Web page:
Outside of Sweden, the first stores opened in Norway in 1963 and Denmark in 1969. It was only a matter of time until IKEA swept Europe from there. After a few years, the company established its first store outside Scandinavia. 

Over the next decade, IKEA stores popped up worldwide, with crowds lining up for grand openings in nations like Japan, Australia, and Canada. With 53 shops, Germany is IKEA's largest market, followed by the United States with 51. IKEA now has 458 stores in 60 countries.

Kamprad never took out a loan. He kept IKEA a secret. Despite his immense riches, Kamprad continued to travel the world visiting new IKEA stores until he died in 2018 at 91. He flew economy class and drove the same Volvo for over 20 years. He was infamous for being press-shy and never gave an interview.

Legacy

IKEA began selling items on the Internet in 2000, and the firm quickly grew. By 2003, it had amassed such a following that its catalog had the world's most giant yearly print run, and by 2009, it was available in over two dozen languages.

Every IKEA shop has had a café since 1958, which served branded Swedish prepared specialty foods such as meatballs, gravy packages, lingonberry jam, various biscuits and crackers, and salmon and fish roe spread until 2011. Chocolates, meatballs, pickles, pancakes, fish, and other drinks are among the things available under the new name.

In Russia, IKEA owns and manages the MEGA Family Shopping Center network. It also introduced  UK IKEA Family Mobile, a virtual mobile phone network based on T-Mobile, on August 8, 2008. It was the cheapest pay-as-you-go network in the UK when it first launched.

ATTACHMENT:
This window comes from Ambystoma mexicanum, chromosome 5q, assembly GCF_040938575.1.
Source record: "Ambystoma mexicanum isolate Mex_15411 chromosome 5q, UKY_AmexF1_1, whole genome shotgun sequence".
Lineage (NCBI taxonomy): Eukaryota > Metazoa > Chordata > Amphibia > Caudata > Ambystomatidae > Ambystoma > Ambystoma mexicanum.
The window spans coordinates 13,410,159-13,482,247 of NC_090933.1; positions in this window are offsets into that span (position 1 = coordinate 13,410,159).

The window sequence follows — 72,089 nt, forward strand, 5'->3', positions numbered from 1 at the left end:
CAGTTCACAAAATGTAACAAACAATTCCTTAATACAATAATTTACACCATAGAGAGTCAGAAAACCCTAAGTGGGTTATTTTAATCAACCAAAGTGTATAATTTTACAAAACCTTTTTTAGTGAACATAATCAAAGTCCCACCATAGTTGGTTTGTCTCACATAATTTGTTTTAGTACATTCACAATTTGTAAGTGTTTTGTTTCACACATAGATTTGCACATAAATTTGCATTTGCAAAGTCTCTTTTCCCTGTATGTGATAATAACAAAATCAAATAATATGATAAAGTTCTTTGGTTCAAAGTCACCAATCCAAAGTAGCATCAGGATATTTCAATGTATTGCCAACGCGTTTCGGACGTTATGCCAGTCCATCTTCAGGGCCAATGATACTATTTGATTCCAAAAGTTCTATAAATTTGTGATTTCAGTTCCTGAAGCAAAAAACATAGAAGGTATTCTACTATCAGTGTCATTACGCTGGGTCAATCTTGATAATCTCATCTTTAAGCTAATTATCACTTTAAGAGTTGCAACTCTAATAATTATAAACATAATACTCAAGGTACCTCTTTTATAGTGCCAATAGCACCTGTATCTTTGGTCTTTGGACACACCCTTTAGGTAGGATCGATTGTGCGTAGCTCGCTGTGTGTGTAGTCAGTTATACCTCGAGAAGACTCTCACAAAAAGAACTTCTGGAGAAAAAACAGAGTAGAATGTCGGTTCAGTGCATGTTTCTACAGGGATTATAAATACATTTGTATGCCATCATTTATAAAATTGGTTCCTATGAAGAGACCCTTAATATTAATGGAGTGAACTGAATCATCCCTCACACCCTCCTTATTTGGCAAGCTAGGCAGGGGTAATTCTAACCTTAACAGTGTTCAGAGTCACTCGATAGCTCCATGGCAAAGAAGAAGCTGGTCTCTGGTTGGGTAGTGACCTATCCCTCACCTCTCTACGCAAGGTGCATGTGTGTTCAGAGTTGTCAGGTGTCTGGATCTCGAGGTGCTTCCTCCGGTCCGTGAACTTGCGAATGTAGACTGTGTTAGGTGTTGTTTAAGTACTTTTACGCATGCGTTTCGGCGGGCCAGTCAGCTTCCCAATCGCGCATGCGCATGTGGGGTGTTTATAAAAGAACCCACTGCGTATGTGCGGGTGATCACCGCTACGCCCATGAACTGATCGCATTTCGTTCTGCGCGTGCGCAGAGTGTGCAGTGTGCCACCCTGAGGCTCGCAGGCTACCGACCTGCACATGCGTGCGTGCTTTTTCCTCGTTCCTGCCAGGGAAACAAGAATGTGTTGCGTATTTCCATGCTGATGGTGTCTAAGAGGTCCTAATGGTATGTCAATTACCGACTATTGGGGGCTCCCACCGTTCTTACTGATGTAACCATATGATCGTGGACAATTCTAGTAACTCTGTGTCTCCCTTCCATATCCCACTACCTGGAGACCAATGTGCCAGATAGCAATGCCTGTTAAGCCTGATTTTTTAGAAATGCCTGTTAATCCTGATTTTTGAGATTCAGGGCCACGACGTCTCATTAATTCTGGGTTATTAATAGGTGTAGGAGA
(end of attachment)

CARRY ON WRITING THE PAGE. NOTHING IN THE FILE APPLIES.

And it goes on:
IKEA began its foray into the smart home market in 2016. One of the first ranges to highlight this shift was the IKEA TRDFRI smart lighting kit. It has also expanded its product line to include flat-pack houses and apartments to bring down the cost of a first-time home for a first-time buyer.

Kamprad became one of the richest men in the world in the early twenty-first century because of IKEA's spectacular success. Peter, Jonas, and Mathias Kamprad, Kamprad's three sons, all serve on the board of directors of the Ikea group of companies.

Kamprad brothers hold Ikano Group, a $9.1 billion conglomerate with interests in real estate, finance, insurance, and retail that was initially a subsidiary of Ikea but is now autonomous. However, it still owns eight Ikea locations.